Well thank you to YOU dear reader, you are the only one left.
What have I been up to since August? Oh, not a whole lot. I think that I've been a bit lazy of late with the blogging thing - too many photos of what Ima puttin' in mah piehole and not enough writing to go with it.
You wanna know why? Because I fricking HATE writing recipes. OMG I would rather scrape wallpaper at a hoarders house.
I know how to cook like people know how to drive a stick shift and for the record I cannot operate a manual transmission unless bunny-hopping from point to point is considered operating. So I have lots of empathy for people who can't cook and who rely on microwave meals and powdered crap in a box.
Which you would think would make me super patient and recipe-writeable. You would be wrong. I just cook. Occasionally I will read a recipe because I've forgotten how to clarify stock or to look up the set temperature for jelly, but at this point in my life I kind of just know how it all goes together.
Right now I am eating lots of beets. And I really need to look up if eating this many beets will make me diabetic. But all I do is rinse them really well, wrap the whole lot in foil and roast them at about 375 degrees until a knife goes through them like
When they've cooled enough to handle, using a wad of paper towels to handle, take one in one hand and use another paper towel to rub the skin off.
Chop them up and sprinkle some feta cheese all over, as well as salt & pepper. Sometimes I might splash a little vinaigrette over, or just a bit of plain vinegar, along with the cheese. At the moment I am eating the feta made from goat milk that I get in my Farmers to You order - it is a very mild feta and just so very delicious.
The other thing I am eating is sliced and roasted delicata squash. It has made a squash eater out of me. I used to be of the opinion that all squash were just overgrown decorative gourds waiting for a coat of shellac. And now I eat squash almost every night.
All right, so there are two ways to do this, but no matter which way you go you need to give them a really good clean because you are going to be eating the skin. And think about it - squash grow on the ground, something probably crapped on it. Like a bird, or field mouse.
Scrub it well, dry it off a bit, then cut it down the middle lengthwise. Scrape out the seeds and at this point you can just rub the halves with a little olive oil and roast them face down until they are soft and squidgy. Afterwards you can stuff them with a little bit of cooked quinoa mixed with a little Romano cheese, some finely diced cooked beets, a couple of raisins, and maybe a bit of chopped garlic or parsley. You can really stuff it with whatever stuffing you like. That is just how I make it. Although thinking about it, I bet a homemade version of Stove Top stuffing would be amazeballs...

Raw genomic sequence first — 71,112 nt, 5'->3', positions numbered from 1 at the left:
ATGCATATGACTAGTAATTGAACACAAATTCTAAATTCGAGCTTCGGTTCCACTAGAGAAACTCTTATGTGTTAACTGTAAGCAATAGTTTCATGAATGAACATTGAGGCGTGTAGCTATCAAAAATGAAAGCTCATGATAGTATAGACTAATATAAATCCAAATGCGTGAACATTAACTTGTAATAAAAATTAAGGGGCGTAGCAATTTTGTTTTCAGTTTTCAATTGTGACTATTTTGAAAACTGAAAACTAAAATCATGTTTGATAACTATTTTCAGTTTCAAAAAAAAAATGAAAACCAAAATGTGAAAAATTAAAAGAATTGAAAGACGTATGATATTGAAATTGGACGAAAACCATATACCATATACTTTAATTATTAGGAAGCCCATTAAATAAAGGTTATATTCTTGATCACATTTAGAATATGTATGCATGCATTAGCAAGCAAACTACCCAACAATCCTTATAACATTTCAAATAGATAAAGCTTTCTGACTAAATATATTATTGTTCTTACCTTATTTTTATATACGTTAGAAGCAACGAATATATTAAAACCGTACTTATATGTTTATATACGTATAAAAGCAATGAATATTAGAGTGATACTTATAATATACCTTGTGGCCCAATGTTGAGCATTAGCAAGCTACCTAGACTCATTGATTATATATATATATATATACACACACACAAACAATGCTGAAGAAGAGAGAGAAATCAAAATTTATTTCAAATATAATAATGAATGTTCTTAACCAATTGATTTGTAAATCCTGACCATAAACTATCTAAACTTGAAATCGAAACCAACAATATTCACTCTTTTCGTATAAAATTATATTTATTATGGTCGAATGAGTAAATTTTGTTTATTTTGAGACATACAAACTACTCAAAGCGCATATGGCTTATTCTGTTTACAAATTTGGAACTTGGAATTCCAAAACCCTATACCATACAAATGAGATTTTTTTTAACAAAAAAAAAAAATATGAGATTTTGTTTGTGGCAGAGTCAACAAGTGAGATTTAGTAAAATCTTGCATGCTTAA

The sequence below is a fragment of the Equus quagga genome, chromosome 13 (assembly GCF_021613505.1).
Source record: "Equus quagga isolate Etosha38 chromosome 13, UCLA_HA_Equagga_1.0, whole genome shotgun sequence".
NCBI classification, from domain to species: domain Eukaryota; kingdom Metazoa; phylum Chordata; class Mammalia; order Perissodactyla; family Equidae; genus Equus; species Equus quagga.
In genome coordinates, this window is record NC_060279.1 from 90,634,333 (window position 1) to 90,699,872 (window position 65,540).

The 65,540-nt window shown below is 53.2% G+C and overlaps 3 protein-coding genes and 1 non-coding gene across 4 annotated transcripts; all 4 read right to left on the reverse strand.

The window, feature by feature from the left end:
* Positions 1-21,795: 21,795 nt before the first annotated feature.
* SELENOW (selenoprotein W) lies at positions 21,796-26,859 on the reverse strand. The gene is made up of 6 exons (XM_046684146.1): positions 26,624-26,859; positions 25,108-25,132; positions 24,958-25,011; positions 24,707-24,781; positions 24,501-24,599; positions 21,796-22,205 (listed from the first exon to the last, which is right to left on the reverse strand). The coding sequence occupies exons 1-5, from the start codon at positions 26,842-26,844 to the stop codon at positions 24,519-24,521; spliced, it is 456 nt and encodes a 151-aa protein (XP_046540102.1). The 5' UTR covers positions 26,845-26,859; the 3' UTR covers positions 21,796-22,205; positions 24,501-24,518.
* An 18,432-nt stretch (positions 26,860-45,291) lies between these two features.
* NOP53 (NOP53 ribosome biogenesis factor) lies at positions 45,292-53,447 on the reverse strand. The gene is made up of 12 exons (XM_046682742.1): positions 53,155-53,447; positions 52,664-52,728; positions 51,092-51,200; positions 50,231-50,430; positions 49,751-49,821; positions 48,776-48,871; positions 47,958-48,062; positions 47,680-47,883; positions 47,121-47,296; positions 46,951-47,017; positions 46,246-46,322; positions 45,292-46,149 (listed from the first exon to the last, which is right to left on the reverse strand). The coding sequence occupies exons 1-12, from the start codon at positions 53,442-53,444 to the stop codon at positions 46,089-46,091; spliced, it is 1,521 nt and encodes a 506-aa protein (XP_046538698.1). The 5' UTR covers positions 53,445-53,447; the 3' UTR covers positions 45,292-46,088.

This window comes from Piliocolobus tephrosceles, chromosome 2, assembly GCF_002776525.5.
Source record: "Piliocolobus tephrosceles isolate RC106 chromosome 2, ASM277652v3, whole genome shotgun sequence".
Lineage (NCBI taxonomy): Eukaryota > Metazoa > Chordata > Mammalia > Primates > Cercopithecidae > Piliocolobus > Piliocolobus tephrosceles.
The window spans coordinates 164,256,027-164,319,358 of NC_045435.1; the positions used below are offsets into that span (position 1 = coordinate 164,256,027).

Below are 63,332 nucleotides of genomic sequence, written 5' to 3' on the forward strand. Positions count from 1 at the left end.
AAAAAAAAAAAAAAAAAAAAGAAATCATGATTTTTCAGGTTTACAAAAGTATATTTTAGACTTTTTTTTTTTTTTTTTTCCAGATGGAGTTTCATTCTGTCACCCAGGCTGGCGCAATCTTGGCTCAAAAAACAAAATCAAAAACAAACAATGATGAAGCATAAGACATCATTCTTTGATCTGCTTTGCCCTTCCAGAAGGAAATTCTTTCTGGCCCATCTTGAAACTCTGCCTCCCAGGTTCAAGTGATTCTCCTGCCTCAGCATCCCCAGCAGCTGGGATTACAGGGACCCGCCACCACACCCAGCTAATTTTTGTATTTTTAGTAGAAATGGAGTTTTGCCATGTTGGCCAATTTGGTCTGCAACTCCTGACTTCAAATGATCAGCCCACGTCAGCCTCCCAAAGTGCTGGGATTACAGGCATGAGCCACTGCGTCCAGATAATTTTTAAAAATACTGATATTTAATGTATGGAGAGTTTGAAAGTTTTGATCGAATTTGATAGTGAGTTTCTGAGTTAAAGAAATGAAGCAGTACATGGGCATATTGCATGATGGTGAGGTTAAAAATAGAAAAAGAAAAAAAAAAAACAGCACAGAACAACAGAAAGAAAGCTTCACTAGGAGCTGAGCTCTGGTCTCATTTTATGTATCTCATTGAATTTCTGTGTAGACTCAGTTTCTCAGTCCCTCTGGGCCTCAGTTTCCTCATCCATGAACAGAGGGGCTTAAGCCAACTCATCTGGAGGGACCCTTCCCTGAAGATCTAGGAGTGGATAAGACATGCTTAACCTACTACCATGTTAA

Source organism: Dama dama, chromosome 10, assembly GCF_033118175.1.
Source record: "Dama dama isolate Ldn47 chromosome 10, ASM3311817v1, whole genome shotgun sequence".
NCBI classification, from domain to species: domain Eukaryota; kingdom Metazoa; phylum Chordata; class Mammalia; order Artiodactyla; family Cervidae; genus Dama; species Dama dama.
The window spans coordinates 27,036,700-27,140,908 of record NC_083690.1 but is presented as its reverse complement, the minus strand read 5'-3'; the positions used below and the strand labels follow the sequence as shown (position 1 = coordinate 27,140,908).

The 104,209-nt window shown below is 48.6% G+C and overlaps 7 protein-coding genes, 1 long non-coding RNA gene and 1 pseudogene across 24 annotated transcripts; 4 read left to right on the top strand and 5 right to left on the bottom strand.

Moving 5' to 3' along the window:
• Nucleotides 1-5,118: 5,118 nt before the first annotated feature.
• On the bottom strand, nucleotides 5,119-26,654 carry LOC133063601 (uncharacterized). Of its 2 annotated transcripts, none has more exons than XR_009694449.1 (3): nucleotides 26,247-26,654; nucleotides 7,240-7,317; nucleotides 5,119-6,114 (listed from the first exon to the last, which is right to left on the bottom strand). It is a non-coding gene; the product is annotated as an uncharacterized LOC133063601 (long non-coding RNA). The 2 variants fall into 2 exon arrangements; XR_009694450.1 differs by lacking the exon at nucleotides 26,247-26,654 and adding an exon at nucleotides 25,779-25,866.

Alternatively, after you've scraped the seeds out, you can simply cut them in slices, toss them with a bit of olive oil, salt, and pepper and roast them. Do I need to tell you that you should roast them on a foil lined sheet tray? See? THIS is why I don't like to write recipes! I never know how much detail people need or want. And also I always sound like a condescending jerk when I tell people what to do.
Roast them until they are lovely and caramelized, you will have to flip them at some point. It usually takes about 25 to 30 minutes per side. But that is just me, you will have to see what works for you in your oven. The half-moons of squash will shrink up so make a little more than you think you will need. Leftovers are great sauteed with a little garlic and parsley and tossed with cooked pasta. Or just cold, with your fingers and some wine.
At this time of year pretty much everything that is local and fresh is best roasted. It heats the house up and goes well with parsley and garlic fried up in a little olive oil with some red pepper.
When I move on to something else, you will hear about it here first! Or maybe about four months after, something like that.